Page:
'Saker channel' launched

A new reality show has been launched in Hungary. The participants, however, are not human 'wannabe celebrities', but a pair of strictly protected Saker Falcon. Nevertheless, the reward in this case is not slight either. At the same time, the task of the parents is much more difficult, than for the players in a usual reality show: breeding five eggs, raising the chicks successfully and preparing them for the independent life. In addition, they have to look after the everyday food themselves – for the whole family. It is the first time in the world that everyone interested can follow the breeding of this rare, endangered species through 24 hours a day. The 'Saker channel' is available under the 'Webcam' menu point on the project website.

The Slovak Saker Falcon Slávka successfully spent the winter season in Bulgaria

Recently a long lasting supposition that Bulgaria is a wintering ground for Saker Falcons (Falco cherrug) from more northern countries, was proved. The satellite tagged female Slávka, born in 2011 in Slovakia, spent almost 5 months (172 days between 23.10.2011 and 20.03.2012) in the central part of Southern Bulgaria. During virtually the entire period she remained on a territory of about 831 km². In a single case at the beginning, Slávka flied away at a distance of 79 km, but 2 days later was again on the wintering territory. Slávka entered Bulgaria through Dobrudzha and before reaching her wintering ground she passed along a well known “route” where numerous migrating Sakers have been observed before, as well as through several former breeding areas of her species in Bulgaria.

Saker Falcon (Falco cherrug) was observed in the vicinity of an artificial nest box in North-Eastern Bulgaria

On 5th March 2012 a field team of BSPB/BirdLife Bulgaria recorded a Saker Falcon (Falco cherrug) in the vicinity of an aluminum nest box of the ‘Hungarian’ model, proved as the most successful type, installed in 2010. The bird was observed flying and perching on the ground, hunting in different parts of the area around the nest box. The falcon had a full throat, indicating a recent successful attack. Flocks of different birds which could be its potential prey, were observed in the area. „One of the numerous criteria, which BSPB applies to select a site for installing an artificial nest box is the abundance of food. Obviously the site in question has been properly selected”, said Dr. Petar Iankov, one of the experts of the international Life+ Project “Conservation of the Saker Falcon in North-Eastern Bulgaria, Hungary, Romania and Slovakia” (LIFE09NAT-HU-000384).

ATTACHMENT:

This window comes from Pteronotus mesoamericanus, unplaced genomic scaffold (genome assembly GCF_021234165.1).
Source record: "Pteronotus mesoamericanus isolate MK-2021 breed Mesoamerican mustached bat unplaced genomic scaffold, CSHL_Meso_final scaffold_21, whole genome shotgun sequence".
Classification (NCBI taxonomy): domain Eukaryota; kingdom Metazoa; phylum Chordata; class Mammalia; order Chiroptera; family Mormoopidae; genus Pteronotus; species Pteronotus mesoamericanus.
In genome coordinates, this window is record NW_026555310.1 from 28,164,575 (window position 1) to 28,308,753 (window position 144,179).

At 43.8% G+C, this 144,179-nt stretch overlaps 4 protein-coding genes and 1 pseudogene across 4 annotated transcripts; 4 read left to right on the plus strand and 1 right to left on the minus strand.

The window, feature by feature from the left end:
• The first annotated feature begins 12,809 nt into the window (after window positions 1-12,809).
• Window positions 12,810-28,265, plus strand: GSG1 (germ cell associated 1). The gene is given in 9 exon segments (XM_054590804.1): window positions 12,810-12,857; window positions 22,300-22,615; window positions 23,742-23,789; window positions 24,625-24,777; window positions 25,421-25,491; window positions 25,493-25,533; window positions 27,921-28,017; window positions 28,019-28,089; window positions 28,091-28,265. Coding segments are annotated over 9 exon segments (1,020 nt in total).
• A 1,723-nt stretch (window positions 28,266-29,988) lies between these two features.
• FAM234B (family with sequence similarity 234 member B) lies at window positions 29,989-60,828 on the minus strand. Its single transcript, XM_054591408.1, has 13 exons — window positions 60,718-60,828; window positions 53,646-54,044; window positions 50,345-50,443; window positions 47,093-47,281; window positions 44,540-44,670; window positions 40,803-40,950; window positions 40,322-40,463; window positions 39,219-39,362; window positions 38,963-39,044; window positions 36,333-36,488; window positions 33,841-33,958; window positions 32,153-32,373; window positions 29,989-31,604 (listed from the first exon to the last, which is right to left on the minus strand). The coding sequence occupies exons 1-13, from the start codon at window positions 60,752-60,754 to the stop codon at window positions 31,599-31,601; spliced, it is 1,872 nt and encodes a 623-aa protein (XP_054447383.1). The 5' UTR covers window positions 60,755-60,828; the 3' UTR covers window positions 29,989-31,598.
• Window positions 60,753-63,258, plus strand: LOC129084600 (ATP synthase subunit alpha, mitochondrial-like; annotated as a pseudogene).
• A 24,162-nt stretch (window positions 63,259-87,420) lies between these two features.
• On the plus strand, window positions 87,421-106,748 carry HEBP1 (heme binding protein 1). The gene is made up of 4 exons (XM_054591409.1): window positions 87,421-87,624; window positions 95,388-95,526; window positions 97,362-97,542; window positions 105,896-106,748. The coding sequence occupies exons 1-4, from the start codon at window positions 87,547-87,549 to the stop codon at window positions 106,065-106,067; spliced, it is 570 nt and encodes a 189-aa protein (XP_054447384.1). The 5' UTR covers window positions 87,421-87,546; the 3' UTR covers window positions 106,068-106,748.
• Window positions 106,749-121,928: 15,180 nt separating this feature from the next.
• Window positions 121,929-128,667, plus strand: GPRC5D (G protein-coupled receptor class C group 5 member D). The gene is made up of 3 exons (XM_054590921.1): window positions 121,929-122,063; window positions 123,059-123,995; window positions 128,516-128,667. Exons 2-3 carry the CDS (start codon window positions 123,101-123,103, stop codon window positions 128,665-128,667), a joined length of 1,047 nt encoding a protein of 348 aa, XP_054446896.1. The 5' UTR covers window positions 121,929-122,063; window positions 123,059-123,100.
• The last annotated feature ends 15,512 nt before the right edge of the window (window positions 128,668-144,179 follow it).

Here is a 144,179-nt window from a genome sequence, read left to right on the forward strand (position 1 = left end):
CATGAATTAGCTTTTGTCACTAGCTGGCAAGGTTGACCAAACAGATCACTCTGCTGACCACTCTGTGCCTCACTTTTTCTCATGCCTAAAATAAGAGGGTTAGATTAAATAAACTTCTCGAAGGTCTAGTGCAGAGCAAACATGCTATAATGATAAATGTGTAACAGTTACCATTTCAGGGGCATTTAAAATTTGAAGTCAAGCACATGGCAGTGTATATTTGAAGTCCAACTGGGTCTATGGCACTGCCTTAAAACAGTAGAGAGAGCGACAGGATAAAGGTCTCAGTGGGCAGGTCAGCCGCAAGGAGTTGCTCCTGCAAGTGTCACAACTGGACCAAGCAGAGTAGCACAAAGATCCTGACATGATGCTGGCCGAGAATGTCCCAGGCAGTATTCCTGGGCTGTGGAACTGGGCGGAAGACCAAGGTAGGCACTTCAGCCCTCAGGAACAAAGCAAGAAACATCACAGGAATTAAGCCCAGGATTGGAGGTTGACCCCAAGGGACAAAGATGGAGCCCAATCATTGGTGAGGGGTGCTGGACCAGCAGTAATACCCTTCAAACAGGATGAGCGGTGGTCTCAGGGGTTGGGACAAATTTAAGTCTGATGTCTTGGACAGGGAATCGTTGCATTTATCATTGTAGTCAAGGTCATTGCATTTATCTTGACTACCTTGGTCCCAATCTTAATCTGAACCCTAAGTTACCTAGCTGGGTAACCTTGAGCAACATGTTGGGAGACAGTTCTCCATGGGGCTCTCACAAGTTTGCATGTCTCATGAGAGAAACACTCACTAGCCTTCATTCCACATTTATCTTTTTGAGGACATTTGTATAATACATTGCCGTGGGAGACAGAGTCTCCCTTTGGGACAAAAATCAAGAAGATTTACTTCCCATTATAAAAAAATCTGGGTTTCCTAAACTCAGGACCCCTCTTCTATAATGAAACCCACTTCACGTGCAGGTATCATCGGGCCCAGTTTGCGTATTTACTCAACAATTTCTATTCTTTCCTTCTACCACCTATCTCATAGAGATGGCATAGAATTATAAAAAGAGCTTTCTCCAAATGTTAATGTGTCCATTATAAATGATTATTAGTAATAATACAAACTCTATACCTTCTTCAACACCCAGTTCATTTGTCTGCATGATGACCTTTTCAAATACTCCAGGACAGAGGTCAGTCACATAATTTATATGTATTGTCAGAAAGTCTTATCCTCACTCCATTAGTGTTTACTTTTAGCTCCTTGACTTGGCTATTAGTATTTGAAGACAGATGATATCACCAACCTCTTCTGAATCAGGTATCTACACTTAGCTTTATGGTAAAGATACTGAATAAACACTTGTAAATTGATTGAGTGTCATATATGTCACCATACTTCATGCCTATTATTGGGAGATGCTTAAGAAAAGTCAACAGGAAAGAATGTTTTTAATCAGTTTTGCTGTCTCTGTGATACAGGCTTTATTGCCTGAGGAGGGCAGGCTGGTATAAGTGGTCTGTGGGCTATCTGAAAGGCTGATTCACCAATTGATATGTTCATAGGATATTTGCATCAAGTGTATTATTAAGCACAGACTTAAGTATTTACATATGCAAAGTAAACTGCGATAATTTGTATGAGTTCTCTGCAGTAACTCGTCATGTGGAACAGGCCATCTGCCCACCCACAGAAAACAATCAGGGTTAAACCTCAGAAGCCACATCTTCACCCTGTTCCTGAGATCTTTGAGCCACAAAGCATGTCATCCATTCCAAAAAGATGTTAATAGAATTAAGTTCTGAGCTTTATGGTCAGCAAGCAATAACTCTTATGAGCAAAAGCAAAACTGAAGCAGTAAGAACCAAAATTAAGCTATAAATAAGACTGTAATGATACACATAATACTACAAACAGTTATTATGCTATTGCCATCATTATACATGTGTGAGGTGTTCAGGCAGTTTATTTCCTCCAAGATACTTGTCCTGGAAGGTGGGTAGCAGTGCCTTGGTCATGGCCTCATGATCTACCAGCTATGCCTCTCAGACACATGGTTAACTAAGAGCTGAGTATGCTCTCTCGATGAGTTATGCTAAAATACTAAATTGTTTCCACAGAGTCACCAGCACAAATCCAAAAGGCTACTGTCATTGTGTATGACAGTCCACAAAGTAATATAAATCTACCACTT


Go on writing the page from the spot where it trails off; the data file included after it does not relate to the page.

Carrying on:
Conciliation meeting at national level between the Romanian electricity transmission network operators and nongovernmental bird protection organizations

Overhead power lines have a strong influence on wild bird populations. In some cases this influence is a positive one, like in the case of Saker Falcon population from the Carpathian Basin, which breeds mostly on high voltage pylons. Unfortunately negative interactions are more frequent than positive ones, because tens of thousands of birds die yearly by electrocution on the medium voltage pylons. Electrocution is one of the most important risk factors for White Storks and many raptor birds. At the same time bird electrocution on pylons generate lots of power-cuts for the electricity suppliers, thus both parts are interested in resolving this problem.

Bests of LIFE projects

Apparently, not only Sakers, but also the Commission found the previous Saker conservation project ('Conservation of Falco cherrug in the Carpathian Basin' - LIFE06 NAT/HU/000096) one of the best LIFE projects that was closed and evaluated in 2011. Now, the project is among the 13 best projects, however the competition is far being over yet. Those projects will be further evaluated and four 'Best of the best projects' will be selected. The results will be announced at an award ceremony in May in Brussels during the Green Week.

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